Three queues (for warm Tecate, the port-o-potty, and a shot of Jameson, respectively) later, I ambled easily into the crowd to get a good view of the Lips, who I hadn't seen in many years. Just as I was starting to kick myself for not seeing any exciting new acts yet, the band started up with "Bohemian Rhapsody" -- the whole thing. The trademark giant Flaming Lips baloons -- green and orange -- were bouncing around, and everyone seemed to know the words. Wayne Coyne bestoyed upon us wishes of community and whimsy like the beloved salt-and-pepper priest he is. The rest of the set went roughly like this: One new song, which Coyne encouraged the crowd to sing along to, also, prompting his bandmate to add, "if you know it illegally"; a marathon version of "Yoshimi"; another new song; an old song I didn't recognize; and, finally, "War Pigs," with special guest vocalist Peaches, which was exactly as good, or as bad, as you'd think. Coyne blew green and yellow smoke at us from a Rube Goldberg device that appeared to have been made out of a megaphone, and then it was over and we streamed out of there grinning, hundreds upom hundreds of us, as at peace with each other as an army of music snobs could be. Think I'm being cynical? You should have seen the crowd reaction two thirds into the show when a young man stepped onstage with his girlfriend and asked her to marry him, right then and there; Wayne Coyne had to cue us to applaud.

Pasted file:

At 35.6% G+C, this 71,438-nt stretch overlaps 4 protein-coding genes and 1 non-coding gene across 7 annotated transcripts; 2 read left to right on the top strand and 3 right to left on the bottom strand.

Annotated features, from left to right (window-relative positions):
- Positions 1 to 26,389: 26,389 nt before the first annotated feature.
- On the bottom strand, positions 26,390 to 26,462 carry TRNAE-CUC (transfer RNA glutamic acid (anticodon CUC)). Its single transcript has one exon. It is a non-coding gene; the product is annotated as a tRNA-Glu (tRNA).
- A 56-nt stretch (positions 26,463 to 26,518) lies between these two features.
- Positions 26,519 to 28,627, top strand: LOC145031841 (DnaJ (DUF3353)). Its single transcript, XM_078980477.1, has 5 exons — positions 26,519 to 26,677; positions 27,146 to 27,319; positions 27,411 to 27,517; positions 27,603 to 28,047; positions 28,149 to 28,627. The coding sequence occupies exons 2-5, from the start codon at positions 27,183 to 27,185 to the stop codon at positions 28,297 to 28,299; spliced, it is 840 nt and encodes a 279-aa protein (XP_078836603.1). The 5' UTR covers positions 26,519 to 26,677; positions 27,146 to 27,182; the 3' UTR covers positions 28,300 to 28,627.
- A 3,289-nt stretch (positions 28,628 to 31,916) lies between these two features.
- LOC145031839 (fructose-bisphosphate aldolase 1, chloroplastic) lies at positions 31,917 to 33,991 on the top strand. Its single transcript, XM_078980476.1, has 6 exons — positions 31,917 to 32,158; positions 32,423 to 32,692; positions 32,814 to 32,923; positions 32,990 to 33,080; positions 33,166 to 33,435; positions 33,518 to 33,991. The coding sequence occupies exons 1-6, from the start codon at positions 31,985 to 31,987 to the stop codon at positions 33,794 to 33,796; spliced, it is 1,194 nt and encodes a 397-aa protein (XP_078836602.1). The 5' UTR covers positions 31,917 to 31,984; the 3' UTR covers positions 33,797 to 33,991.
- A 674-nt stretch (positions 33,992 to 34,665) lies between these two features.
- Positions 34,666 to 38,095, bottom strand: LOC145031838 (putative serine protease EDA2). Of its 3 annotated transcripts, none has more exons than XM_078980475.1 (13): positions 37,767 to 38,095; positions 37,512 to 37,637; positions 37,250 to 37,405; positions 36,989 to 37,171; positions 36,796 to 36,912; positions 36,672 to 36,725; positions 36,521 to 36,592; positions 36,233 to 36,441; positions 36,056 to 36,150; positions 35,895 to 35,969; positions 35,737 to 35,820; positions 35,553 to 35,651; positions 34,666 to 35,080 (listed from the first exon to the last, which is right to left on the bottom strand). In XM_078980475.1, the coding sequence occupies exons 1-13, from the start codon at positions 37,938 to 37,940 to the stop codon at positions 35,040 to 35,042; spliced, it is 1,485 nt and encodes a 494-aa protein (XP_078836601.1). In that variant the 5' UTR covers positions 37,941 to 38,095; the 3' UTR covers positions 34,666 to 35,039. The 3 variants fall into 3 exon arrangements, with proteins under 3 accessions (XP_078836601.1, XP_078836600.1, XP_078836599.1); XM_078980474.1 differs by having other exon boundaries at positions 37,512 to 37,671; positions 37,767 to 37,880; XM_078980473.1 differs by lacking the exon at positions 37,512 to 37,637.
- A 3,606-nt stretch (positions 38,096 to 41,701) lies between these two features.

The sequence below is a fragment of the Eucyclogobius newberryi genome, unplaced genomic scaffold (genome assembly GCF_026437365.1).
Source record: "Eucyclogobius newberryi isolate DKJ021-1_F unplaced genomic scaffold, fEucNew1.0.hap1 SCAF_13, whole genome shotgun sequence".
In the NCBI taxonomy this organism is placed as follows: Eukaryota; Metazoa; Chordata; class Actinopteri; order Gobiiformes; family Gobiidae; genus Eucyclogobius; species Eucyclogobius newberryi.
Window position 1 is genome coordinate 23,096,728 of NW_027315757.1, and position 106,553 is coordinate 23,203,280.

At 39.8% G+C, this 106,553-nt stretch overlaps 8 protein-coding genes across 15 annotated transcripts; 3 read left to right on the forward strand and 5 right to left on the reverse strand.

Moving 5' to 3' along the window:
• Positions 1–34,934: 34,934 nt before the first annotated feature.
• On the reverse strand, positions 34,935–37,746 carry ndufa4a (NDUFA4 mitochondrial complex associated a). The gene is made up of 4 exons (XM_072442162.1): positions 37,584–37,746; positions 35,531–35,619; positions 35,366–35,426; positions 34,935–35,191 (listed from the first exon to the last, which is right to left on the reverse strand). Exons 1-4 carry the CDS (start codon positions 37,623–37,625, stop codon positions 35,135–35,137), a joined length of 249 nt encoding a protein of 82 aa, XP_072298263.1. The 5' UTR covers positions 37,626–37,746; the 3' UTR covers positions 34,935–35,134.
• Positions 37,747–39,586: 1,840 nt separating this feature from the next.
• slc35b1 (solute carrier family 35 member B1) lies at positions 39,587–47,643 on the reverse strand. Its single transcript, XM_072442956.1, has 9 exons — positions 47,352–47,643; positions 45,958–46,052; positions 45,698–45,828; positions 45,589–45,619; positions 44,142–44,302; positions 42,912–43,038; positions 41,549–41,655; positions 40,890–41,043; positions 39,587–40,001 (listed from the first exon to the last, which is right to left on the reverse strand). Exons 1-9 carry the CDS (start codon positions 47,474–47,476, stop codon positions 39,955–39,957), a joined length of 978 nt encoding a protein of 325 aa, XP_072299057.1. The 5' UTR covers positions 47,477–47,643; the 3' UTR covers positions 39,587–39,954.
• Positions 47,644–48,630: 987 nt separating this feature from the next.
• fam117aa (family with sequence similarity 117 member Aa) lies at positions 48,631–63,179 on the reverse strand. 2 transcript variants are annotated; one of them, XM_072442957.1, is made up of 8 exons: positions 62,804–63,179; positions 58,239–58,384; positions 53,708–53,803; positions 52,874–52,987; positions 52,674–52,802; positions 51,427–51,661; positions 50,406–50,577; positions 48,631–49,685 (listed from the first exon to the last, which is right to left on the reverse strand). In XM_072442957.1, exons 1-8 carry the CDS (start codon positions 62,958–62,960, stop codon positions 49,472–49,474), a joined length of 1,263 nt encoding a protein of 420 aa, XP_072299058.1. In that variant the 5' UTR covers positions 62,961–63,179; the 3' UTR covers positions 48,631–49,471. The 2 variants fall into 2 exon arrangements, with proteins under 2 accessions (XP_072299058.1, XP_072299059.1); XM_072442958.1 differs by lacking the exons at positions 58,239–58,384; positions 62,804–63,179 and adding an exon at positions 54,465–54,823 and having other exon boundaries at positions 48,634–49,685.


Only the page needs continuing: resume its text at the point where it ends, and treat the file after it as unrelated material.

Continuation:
From there, I headed through the mid-60s mist back to Antone's, and caught, miraculously, Beth Orton's last two and a half songs. "Trailer Park" is one of my favorite albums of all time, and though I don't know her newest material, and that's all I heard tonight, her unique, raw silk voice still moves me all around inside.

From there, I made the 20-minute walk to meet the boys at Stubb's, through the mad pedestrian traffic. Once there, I watched about 15 minutes of Mogwai, determined I was too sleepy and not nearly stoned enough to truly appreciate it, and began the hike back to the hotel, bidding the fellas adieu, as they were going to try and catch Echo & the Bunnymen at a warehouse party at 4 a.m. (I thought this was extremely foolish, as that band's playing a free show in the park tomorrow afternoon; and indeed I was right, since as I started neatening this entry up, Scotti called me to tell me the party had been invite-only.)

En route, though, I got my first New Band Wish granted, when I stopped to clap and hoot and throw money at The Daughters of the Confederacy, a four-piece Austin-area band playing on a corner of 6th St. Stand-up bass, fiddle, and an impossibly young pair of brothers on banjo and acoustic guitar, playing freight-train bluegrass that even inspired a pair of cologne-dipped frat boys to square dance for the crowd. Turns out they're recording for Pie Records soon -- on Long Island. And so it would appear they were meant for me, as that's where I'm from, and I was able impart upon them more than a dollar and a KS business card -- I was able to advise them to spend as much time as they could in NYC, and as little time as possible on LI, as I wished I had done.